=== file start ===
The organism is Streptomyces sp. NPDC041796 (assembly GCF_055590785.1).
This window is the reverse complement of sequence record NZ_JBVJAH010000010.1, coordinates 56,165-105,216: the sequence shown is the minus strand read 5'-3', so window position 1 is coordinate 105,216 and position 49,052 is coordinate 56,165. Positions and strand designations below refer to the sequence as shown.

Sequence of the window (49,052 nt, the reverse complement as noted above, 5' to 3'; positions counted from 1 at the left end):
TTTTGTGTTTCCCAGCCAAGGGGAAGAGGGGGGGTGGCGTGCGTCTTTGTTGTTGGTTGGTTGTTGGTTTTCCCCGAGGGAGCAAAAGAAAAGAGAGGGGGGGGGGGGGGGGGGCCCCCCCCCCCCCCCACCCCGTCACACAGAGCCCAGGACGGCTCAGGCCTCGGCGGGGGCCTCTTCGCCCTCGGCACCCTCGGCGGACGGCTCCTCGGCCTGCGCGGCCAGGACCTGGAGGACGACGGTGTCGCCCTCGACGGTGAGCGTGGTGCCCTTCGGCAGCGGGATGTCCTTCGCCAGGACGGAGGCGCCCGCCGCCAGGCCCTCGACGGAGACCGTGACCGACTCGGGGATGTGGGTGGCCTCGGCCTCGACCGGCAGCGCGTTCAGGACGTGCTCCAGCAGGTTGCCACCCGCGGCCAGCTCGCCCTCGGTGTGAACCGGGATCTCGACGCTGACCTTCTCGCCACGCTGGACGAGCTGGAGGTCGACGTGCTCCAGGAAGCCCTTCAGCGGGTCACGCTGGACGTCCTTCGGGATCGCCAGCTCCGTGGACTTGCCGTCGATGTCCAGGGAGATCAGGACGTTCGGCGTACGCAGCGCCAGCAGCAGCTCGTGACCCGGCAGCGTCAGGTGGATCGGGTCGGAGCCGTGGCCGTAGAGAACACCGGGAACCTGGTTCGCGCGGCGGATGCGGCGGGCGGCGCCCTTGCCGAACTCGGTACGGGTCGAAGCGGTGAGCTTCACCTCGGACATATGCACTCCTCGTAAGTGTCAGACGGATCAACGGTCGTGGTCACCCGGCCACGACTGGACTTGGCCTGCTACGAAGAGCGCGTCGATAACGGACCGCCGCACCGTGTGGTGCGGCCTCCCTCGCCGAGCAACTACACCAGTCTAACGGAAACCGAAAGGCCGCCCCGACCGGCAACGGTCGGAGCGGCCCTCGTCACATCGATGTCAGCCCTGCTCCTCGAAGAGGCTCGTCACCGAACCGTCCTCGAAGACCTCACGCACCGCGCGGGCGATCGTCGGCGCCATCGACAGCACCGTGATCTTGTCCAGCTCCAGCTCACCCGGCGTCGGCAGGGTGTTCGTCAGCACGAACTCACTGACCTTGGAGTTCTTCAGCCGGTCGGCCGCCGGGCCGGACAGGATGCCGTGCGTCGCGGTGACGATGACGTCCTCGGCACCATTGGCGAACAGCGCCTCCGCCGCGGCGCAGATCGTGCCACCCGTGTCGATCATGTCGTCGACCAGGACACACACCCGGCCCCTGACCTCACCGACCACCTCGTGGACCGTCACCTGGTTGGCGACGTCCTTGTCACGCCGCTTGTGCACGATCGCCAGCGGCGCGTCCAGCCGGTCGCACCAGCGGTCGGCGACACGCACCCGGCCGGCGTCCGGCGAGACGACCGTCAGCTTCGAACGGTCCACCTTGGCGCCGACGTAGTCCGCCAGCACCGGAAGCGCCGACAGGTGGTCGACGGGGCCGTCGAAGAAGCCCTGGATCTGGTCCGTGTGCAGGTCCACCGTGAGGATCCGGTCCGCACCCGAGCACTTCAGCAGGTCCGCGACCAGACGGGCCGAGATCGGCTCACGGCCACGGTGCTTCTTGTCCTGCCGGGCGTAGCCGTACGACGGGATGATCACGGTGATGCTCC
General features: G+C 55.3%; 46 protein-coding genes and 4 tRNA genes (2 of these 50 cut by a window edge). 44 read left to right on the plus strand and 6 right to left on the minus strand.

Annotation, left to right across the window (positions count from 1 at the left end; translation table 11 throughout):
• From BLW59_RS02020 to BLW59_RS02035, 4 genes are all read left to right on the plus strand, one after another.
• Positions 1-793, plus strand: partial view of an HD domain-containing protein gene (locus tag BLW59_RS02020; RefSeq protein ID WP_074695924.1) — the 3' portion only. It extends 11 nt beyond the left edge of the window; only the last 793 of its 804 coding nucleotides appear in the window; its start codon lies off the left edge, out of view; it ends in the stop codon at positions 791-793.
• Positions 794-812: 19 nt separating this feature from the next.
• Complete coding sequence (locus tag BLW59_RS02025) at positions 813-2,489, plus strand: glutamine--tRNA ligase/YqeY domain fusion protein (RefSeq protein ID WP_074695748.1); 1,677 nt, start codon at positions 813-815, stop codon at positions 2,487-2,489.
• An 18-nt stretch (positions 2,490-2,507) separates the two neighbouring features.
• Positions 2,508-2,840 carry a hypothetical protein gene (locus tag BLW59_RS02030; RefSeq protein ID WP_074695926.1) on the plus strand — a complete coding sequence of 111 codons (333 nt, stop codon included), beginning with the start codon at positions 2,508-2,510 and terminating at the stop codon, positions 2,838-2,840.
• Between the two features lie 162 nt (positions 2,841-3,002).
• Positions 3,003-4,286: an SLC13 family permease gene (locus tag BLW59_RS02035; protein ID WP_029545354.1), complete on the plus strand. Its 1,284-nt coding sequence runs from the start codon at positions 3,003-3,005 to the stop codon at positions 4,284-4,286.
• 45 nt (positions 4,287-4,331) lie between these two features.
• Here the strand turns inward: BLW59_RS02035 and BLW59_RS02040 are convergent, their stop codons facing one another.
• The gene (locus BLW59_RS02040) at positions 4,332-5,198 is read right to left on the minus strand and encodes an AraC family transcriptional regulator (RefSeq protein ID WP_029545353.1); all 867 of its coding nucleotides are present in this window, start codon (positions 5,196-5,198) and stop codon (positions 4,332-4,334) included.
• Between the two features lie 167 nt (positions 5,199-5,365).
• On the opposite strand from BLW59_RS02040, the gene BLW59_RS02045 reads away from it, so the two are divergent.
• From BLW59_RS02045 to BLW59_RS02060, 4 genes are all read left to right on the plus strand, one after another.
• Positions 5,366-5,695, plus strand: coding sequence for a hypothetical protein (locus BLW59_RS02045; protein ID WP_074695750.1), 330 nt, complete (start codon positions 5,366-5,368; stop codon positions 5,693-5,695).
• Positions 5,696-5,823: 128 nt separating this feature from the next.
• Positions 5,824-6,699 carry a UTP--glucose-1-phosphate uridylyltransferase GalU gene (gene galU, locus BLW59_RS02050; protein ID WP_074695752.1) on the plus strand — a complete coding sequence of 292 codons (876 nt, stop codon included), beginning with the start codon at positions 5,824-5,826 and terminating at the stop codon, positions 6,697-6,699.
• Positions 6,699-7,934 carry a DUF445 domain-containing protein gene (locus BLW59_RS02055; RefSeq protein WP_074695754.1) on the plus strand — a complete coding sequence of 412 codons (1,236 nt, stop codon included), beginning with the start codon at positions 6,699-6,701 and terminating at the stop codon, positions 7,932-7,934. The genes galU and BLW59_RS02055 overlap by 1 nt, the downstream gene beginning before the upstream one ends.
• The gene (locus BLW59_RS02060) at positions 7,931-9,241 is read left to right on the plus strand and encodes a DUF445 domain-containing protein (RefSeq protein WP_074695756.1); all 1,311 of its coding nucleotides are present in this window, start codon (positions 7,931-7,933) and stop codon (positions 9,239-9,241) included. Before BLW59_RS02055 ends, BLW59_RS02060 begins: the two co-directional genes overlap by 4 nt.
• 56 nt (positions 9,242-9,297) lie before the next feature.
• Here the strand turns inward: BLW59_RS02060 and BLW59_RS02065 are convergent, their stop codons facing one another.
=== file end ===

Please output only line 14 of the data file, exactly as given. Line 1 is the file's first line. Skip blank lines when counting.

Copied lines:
• Positions 3,003-4,286: an SLC13 family permease gene (locus tag BLW59_RS02035; protein ID WP_029545354.1), complete on the plus strand. Its 1,284-nt coding sequence runs from the start codon at positions 3,003-3,005 to the stop codon at positions 4,284-4,286.